Recently, we received a questionnaire from the National Republican Congressional Committee. I have no idea why. We are not registered Republicans. We have never sent them money. We have given them no encouragement whatsoever. My wife’s from Chicago. She’s never even seen a Republican.
Perhaps the National Republican Congressional Committee has been following my blog. A while back, I came out as a conservative, though not as a today-type conservative, but as a conservative reminiscent of the conservatives of the eighteenth century. I identify with the historical conservatives’ cautious and deliberative approach to things.
The National Republican Congressional Committee may have confused my enthusiasm for historical conservatives with an enthusiasm for today’s conservatives. There is no connection. Today’s conservatives are different.
As are today’s Republicans.
Richard Nixon was a Republican president in the late nineteen sixties and early seventies, at which point, he resigned, before he was booted out for breaking the law. Prior to that, however, Nixon, exhibited some distinct moderate proclivities, opening up relations with Communist China, and presiding over the creation of the Environmental Protection Agency.
I note these accomplishments not to praise Nixon, but to demonstrate the difference between the Republicans of one generation earlier and the Republicans of today. It’s unlikely I would ever have been a Republican. It’s a certainty that I couldn’t be one today.
And yet, they sent me a questionnaire. Along with an appeal for money.
I am focusing on the Republican questionnaire only because the Republicans sent me one, and the Democrats didn’t. Having not received a Democratic questionnaire, I cannot make any comparisons. I imagine, however, that a Democratic questionnaire would lean as partisanly in a Democratic direction as the Republican questionnaire leans in the Republican direction. A Democratic questionnaire may not lean at all; it may lean more; it may lean less. I couldn’t say for sure, because I’ve never seen one.
My interest, in any case, is in the “leaning.”
Used correctly, the questionnaire process is an evidence-gathering technique, through which researchers gather honest responses to, as best as the researcher can construct them, unbiased questions.
Though packaged as one, the questionnaire distributed by the National Republican Congressional Committee is not really a questionnaire at all. It’s a pep rally on paper. The give-away is the manipulative way in which the questions have been designed.
Consider, choosing randomly, Question One:
Do you believe the Obama Administration and Nancy Pelosi’s soft-on-defence, reckless spending, higher taxes, and expansive Big Government policies are the right leadership for America?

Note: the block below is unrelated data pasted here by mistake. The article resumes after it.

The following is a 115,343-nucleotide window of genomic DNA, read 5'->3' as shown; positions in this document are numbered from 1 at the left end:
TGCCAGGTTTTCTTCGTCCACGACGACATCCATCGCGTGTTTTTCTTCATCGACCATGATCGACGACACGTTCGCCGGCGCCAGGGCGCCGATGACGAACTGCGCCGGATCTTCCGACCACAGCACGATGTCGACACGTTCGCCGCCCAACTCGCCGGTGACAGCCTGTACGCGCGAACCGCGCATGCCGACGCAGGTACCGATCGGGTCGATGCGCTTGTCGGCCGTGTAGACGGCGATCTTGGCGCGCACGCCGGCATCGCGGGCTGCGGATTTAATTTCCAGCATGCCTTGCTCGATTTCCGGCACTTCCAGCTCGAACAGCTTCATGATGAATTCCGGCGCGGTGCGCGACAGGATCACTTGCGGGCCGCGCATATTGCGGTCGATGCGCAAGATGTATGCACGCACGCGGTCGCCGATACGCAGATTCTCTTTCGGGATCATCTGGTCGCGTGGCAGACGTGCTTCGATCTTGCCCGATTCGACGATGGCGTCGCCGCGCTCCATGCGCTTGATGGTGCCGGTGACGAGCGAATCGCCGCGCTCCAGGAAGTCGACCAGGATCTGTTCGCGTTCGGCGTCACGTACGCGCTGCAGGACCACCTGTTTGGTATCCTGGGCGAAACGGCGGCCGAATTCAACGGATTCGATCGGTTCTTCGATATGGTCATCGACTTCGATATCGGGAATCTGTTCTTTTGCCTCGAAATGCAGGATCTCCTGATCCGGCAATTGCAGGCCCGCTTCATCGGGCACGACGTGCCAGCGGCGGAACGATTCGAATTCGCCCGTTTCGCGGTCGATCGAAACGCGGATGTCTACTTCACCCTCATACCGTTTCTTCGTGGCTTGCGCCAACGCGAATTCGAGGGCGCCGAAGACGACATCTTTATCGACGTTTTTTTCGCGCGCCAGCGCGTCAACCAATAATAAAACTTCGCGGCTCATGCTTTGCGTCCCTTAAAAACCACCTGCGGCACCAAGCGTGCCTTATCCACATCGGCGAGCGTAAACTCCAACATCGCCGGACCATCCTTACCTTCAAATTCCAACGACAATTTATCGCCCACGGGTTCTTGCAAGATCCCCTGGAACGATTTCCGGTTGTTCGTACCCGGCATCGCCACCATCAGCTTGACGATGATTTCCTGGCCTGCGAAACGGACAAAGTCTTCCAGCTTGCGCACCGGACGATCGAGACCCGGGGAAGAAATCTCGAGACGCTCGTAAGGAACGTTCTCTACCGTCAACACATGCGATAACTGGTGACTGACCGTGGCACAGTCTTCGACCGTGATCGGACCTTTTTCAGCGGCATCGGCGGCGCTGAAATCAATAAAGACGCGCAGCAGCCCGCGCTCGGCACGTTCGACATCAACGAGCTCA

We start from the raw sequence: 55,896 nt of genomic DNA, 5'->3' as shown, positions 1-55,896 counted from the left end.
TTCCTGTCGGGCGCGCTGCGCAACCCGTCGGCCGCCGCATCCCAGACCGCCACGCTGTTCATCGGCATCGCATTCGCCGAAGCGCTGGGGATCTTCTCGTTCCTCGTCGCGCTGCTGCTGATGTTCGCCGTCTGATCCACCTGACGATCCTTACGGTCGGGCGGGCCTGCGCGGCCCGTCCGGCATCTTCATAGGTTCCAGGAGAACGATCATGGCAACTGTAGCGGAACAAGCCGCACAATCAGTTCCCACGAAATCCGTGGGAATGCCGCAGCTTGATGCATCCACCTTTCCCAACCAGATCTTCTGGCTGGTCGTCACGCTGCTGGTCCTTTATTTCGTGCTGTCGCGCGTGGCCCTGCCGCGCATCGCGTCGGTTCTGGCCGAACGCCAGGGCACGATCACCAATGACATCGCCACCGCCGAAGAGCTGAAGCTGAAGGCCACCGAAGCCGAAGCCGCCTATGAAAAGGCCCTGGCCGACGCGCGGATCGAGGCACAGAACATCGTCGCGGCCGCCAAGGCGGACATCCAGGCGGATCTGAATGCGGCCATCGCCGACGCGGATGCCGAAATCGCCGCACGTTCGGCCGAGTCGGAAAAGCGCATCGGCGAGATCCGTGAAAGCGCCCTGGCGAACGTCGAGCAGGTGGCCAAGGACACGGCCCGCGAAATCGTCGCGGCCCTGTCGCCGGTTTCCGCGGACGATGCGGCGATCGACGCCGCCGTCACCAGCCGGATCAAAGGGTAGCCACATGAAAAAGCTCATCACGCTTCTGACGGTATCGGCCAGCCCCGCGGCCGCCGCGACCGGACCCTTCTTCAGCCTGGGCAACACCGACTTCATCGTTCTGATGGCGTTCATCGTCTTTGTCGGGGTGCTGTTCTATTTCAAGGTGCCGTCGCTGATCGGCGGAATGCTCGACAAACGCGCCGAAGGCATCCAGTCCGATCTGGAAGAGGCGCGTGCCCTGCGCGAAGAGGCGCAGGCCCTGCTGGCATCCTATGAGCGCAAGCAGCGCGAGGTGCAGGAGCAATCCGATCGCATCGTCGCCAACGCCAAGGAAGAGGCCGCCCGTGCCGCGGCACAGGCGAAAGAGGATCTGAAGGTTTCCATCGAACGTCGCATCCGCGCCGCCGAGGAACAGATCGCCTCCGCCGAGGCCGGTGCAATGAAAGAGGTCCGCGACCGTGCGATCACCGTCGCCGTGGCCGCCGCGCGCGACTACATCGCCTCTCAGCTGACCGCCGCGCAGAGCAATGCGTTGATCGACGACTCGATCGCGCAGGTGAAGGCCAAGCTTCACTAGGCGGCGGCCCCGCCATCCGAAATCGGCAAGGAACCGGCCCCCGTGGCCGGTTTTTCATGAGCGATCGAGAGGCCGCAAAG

Before I can respond, I need some help understanding the question. When you say, “soft-on-defence”, what exactly do you mean by that?
“Reckless spending”? Define “reckless.”
“Higher taxes.” Remind me. Are the Democrats proposing to raise everyone’s taxes or just the taxes of a small percentage of people who earn more than a certain amount of money?
“Expansive Big Government policies.” This one confuses me. If the Republicans hadn’t opposed the Democrats’ proposal for increased regulation, would “expansive Big Government policies” have even been necessary?
I apologize for my pickiness, but unless I’m clear on the question, I can’t make a reasonable judgment on what’s “the right leadership for America.”
Should House Republicans fight to curb spending and oppose the Democrats’ wasteful pork projects, like the $30 million for salt marsh harvest mice in Nancy Pelosi’s hometown of San Francisco?”
Help me out here. Is it only Democrats who promote “pork projects”, or do both parties do that?
If it’s a common practice, is there any reason for singling out Nancy Pelosi, and her “hometown of San Francisco?”
Also, I’d really like to know more about this “salt marsh harvest mice” situation. Does the money go directly to the mice? If it does, I would definitely be against it. Even if it doesn’t, you know, there are people whose continued unemployment benefits are being threatened, I believe by Republicans. All things being equal, I’d prefer them to get the money than a rodent study project.
I may be confusing things here. “Curbing spending on the unemployed” is nowhere mentioned in the questionnaire.
Do you believe Nancy Pelosi’s reckless accusations against the CIA have damaged our counter-terrorism capabilities?
It’s hard to believe that anyone other than a terrorist would deliberately want to damage our “counter-terrorism capabilities.” Does that mean Nancy Pelosi is a terrorist? Of course, my question becomes meaningless if it turns out Pelosi’s “accusations” were not really that “reckless.”
Are you against relocating suspected terrorists from Guantanamo Bay prison into the United States?
I’m definitely against it, if they want to “relocate” them in my house. But if it’s in, say, a Maximum Security Prison that nobody has ever broken out of – that would be different.
I guess I just need some clarification.
My point, possibly belabored, is this. Republicans have a right to their positions. And they have a right to raise money in support of those positions. But if they’re trying to win over someone who has an open mind but who finds partisanly-biased fake questionnaires personally offensive, I truly believe they are damaging their cause.
The explanation for such actions, as I’ve written about elsewhere, is that the National Republican Congressional Committee is not talking to me.
In which case, why did they send me this questionnaire?